Children and the Law in Indiana: Advancing the Legal Needs of Children

Children continue to be one of the most vulnerable populations in our state, and experience many unmet legal needs. Over the last decade, our firm has litigated important cases on behalf of children, and devoted legal expertise and energy in professional activities that have led to significant changes in public policy.

Our firm has collaborated with community organizations, child advocates and professional organizations to launch initiatives in multiple areas benefiting children:
In 2011, we have supported bar-related efforts to address issues related to access to legal counsel for children in delinquency cases.
In 2010 legislative session, we supported House Enrolled Act 1193 (Law Enforcement, School Police and Youth Workgroup – March 31, 2010, Indiana Lawyer).
In 2009, we worked with other child advocates, legislators and former Commissioners of the Indiana Commission on Disproportionality in Youth Services to pass laws that would address specific recommendations contained in the Commission’s final report. Over 20 bills were filed, and 6 were enacted into law.

We are continuing to work on alleviating racial disparities by participating in the work of the Indiana Disproportionality Committee and serving on the Disproportionality Minority Contact Committee of the Annie E. Casey Foundation’s Juvenile Justice Alternatives Initiative in Marion County. We also supported the joint collaboration of the Commission on Disproportionality in Youth Services and the Indiana State Bar Association state-wide Summit on Racial Disparities in the Juvenile Justice System, August 27, 2009, and the release of a report and recommendations in October 2010.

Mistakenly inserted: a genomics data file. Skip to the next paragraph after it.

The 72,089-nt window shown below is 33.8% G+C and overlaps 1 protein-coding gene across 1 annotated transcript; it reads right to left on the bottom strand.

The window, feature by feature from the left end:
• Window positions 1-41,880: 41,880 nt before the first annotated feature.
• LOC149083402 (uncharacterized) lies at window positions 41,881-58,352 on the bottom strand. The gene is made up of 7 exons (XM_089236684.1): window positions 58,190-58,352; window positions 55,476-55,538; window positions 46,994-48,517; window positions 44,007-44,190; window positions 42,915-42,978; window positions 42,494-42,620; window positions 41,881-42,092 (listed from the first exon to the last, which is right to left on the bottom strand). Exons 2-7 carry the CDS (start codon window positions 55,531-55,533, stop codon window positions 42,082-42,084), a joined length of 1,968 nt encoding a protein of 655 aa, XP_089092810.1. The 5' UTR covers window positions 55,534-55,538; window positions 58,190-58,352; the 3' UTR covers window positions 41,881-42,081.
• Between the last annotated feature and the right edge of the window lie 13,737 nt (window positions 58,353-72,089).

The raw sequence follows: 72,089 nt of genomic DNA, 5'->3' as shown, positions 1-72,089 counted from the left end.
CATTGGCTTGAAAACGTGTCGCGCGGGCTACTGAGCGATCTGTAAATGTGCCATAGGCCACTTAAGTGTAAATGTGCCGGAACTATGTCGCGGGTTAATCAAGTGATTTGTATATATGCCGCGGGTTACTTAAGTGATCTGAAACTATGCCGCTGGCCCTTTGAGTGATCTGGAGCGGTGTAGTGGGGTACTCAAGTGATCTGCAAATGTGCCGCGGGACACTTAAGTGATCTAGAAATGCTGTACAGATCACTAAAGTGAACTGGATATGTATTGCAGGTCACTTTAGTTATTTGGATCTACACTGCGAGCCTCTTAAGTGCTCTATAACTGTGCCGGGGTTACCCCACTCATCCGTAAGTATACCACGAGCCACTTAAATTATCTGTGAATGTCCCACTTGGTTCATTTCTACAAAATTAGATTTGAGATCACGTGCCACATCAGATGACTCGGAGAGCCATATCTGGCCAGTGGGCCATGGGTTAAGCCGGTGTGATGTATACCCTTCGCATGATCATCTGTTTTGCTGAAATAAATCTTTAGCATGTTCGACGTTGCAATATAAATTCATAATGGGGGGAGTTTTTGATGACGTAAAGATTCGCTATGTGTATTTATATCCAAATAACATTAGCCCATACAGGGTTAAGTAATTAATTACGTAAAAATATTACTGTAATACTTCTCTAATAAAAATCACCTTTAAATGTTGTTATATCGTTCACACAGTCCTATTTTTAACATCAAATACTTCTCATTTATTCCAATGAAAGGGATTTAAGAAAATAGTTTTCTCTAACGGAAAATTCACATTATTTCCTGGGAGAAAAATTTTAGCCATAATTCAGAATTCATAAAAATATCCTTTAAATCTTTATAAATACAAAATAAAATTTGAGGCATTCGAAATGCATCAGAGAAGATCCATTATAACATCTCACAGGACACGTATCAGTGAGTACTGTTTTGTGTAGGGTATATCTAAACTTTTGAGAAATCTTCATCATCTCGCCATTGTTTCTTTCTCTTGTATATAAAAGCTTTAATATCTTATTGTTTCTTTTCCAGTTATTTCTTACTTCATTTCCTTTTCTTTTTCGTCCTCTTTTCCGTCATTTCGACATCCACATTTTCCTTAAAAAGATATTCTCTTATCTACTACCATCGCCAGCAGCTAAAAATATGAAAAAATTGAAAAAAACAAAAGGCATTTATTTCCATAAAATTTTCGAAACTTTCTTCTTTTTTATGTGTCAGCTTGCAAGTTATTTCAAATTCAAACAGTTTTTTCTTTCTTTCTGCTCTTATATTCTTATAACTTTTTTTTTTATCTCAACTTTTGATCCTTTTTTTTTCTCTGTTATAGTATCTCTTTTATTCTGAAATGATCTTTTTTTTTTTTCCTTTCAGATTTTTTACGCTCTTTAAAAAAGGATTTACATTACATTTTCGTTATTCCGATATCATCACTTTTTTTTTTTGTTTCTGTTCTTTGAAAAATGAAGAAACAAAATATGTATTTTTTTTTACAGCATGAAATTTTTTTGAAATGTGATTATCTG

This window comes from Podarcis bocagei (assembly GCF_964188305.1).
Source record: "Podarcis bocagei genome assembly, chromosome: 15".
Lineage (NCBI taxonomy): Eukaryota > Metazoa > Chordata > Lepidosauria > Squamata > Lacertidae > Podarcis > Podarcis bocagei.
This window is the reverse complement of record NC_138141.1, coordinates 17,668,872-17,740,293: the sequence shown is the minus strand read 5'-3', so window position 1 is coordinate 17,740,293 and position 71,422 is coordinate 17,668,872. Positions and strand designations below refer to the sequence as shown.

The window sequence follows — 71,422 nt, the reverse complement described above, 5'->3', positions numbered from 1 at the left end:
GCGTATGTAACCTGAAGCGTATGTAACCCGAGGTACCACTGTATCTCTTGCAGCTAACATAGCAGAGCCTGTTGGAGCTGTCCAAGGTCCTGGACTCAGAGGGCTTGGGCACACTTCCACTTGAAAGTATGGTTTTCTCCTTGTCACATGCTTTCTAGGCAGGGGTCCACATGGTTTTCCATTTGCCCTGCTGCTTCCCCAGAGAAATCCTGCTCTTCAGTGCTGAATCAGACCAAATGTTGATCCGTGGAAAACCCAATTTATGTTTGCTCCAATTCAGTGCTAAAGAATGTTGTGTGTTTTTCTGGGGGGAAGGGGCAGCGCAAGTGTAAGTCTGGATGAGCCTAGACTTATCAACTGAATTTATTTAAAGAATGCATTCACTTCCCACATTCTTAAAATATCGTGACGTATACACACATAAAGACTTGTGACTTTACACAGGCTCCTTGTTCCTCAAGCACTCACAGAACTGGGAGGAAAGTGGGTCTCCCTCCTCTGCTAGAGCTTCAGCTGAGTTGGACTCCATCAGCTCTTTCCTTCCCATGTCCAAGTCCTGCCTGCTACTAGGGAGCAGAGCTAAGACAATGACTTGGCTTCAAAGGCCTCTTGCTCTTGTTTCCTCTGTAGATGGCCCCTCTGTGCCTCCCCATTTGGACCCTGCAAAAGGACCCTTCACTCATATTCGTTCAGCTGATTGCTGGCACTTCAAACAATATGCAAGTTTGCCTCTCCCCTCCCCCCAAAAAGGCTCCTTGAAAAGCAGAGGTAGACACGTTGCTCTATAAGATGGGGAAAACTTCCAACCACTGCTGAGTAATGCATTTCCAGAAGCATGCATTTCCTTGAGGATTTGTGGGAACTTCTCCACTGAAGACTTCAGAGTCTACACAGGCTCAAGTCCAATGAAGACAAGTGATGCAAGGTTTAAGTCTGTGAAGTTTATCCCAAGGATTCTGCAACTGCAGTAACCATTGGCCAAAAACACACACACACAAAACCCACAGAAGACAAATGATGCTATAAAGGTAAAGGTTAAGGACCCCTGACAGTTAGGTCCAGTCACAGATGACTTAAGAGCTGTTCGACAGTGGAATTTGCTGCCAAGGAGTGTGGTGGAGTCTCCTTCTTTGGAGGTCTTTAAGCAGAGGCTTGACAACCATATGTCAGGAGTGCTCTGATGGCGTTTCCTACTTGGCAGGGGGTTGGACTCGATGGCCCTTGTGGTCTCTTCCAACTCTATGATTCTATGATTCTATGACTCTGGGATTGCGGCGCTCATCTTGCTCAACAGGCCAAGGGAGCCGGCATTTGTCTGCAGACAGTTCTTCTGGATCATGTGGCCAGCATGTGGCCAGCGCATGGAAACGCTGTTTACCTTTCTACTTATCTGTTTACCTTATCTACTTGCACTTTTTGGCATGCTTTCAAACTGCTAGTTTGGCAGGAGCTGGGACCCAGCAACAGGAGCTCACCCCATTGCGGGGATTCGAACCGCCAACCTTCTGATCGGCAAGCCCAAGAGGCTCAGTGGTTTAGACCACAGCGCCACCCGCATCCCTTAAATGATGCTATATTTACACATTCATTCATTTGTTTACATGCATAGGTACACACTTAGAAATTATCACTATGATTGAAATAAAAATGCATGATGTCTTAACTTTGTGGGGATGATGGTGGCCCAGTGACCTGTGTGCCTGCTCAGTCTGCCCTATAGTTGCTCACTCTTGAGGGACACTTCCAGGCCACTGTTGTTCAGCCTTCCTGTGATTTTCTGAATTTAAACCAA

Our firm has had a longstanding commitment to work on advancing the mental health needs of children. We supported the effort of the Indiana State Bar Association to produce a report on Children, Mental Health and the Law in 2005, and subsequently establish a pilot project for youth in detention to receive mental health screening, which is now in its 5th year. We supported passage of several legislative bills that have advanced the mental health needs of youth in juvenile justice facilities.

Children Resources:


Over the last several years, there have been several state-wide reports on the status of children in Indiana. These reports support that major public policy reform is necessary to improve the status of children in our state:

There have also been some important reports on youth in juvenile justice at the national level. These reports support that juvenile justice reform is imperative from the vantage point of public safety and fiscal policy objectives. The reforms that hold the best promise for improving outcomes and well-being of children ultimately keep them out of the juvenile justice system and in school, thereby improving academic achievement, improving public safety and saving tax payer money in the process:

Useful Resources


National Organizations of Interest